A frustrated Ald. Tom Tunney (44th) said Thursday it’s “frickin’ almost summer” and there has been “no guidance” from the city on whether or not block parties will be allowed — and, if so, under what capacity, mask-wearing and social distancing limits.
Tunney, one of Mayor Lori Lightfoot’s closest City Council allies, aired his frustrations at the tail end of a meeting of the Committee on Special Events, Cultural Affairs and Recreation.
With officials from the Department of Cultural Affairs and Special Events in virtual attendance, Tunney demanded to know why there have been no health guidelines released, no applications processed and no block party permits issued with just over two weeks to go before Memorial Day.
“It takes a good four-to-six weeks to organize your block — who’s bringing this and who’s bringing that. Sometimes there’s a little bit of entertainment. Sometimes the jumping jack is there. It is a very important event on a block-by-block basis,” said Tunney, chairman of the City Council’s Zoning Committee.
“We want to have our act together. We can’t do it without City Hall and without the health department. It’s high time they put some rules together and get the ball rolling and get people excited about being able to be outdoors in the summer in a safe way. … These are what keeps neighborhoods strong, these kind of smaller parties.”
With last year being “completely dark” because of the pandemic, Tunney said, there is pent-up demand for neighbors to gather again and celebrate their re-found freedom with others on their block.
During a normal summer, there might be 40 to 50 block parties in his North Side ward, which includes Wrigley Field. This summer, there might be even more, if the daily callers bombarding his ward office are any indication. Already, 20 permit requests are “backed up,” he said.
But when Tunney raised the question during Thursday’s meeting, he didn’t get a straight answer from officials on the call from the special events department.
Anne Hickey, director of program development, and Anne Davis, contract administrator, told Tunney they were “not the decision-makers.”
Block party permits are handled by the Chicago Department of Transportation. And besides, final sign-off needs to come from Health Commissioner Dr. Allison Arwady.
That was not the answer Tunney wanted.
“We need to stop passing the buck and pointing fingers at each other. Let’s go. Let’s get it done. … People need to know they’ll be able to have a block party this summer,” Tunney said.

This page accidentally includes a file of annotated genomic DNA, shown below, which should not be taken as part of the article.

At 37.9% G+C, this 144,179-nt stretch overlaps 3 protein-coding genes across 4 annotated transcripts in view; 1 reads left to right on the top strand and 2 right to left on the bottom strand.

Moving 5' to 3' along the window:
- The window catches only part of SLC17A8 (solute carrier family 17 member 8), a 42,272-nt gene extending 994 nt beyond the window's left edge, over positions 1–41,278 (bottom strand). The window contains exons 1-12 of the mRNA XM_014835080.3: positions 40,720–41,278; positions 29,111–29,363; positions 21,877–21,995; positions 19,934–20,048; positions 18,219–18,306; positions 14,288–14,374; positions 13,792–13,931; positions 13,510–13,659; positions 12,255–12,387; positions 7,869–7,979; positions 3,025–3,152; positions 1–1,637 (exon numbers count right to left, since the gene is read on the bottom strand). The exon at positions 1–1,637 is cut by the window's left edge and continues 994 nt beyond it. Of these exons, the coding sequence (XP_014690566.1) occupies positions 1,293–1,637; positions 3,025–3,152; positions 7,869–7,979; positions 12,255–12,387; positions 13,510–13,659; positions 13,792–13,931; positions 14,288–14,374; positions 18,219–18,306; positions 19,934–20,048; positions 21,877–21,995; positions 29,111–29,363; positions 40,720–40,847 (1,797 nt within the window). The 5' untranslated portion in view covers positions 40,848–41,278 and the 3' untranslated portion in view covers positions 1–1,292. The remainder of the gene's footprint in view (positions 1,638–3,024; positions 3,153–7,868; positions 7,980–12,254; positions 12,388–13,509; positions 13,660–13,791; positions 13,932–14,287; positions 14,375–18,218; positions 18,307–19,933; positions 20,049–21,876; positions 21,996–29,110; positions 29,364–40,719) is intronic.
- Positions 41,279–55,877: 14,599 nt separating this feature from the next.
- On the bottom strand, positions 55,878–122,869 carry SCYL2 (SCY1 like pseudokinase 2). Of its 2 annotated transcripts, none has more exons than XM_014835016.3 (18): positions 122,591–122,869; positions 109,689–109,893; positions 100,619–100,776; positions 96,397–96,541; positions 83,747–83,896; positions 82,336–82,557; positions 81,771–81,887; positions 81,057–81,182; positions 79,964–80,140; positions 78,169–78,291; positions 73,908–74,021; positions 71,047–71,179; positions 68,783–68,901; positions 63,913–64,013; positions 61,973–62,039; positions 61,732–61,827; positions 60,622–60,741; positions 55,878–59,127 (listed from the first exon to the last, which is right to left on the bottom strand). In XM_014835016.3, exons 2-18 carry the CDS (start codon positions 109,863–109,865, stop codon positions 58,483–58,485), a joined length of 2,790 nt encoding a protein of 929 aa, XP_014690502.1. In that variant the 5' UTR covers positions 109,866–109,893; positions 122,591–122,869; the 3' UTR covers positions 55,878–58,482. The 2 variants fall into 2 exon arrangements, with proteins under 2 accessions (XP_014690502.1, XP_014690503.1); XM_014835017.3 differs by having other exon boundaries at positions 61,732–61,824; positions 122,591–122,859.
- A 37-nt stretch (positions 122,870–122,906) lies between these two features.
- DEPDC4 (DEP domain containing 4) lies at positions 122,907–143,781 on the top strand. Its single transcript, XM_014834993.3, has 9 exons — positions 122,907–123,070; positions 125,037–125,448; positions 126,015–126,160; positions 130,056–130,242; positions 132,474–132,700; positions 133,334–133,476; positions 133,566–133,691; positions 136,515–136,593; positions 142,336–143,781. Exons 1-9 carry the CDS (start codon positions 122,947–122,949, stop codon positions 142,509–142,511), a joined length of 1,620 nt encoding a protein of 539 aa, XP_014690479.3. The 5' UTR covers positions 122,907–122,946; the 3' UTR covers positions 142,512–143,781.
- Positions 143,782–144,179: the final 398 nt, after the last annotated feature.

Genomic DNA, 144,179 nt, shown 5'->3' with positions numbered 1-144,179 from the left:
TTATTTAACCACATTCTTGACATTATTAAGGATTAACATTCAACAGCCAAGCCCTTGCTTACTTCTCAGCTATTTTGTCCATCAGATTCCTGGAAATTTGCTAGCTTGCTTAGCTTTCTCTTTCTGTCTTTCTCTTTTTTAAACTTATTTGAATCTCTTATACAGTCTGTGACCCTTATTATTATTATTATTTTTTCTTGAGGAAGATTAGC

“I understand it’s a post-COVID environment. But we’ve seen the guidelines and it’s healthy to be outside. Just give us the rules so that we can get the ball rolling and get people organized for the summer. … People need more time to plan these events. It’s not just, `It’s Friday. Let’s have a block party.’ You’ve got to organize. You’ve got to get people involved. You’ve got to get support on the block to even have a block party.”
Tunney isn’t the only alderman demanding an end to the block party blockade.
Ald. Ray Lopez (15th) has been sounding the alarm since last summer.
“The mayor and Arwady have been solely focused on COVID for the past 15 months. And the fact that they have not taken into account a huge part of the city of Chicago’s neighborhood vitality, which are block parties, shows just how disconnected they are,” Lopez said.
“We have to come up with a plan. Otherwise, the neighborhoods will come up with one on their own.”
Lopez said he plans to allow “reduced-capacity block parties this summer” with or without permits from City Hall.
“We will proceed in the 15th Ward, regardless. We’re not gonna hold people hostage simple because the mayor can’t make a decision,” Lopez said.
“We will discuss with residents — if you’re willing to have a party with just your neighbors and staying at your individual homes and don’t invite outsiders to the block, we have no problem moving forward,” Lopez said.
Hours after the aldermanic tirade, the mayor’s office released a statement saying that while the city is “not formally permitting block parties at this time, as we move into the Bridge Phase, we are exploring methods to allow such events to return without increasing the risk to partygoers and will rely on guidance” from the Chicago Department of Public Health.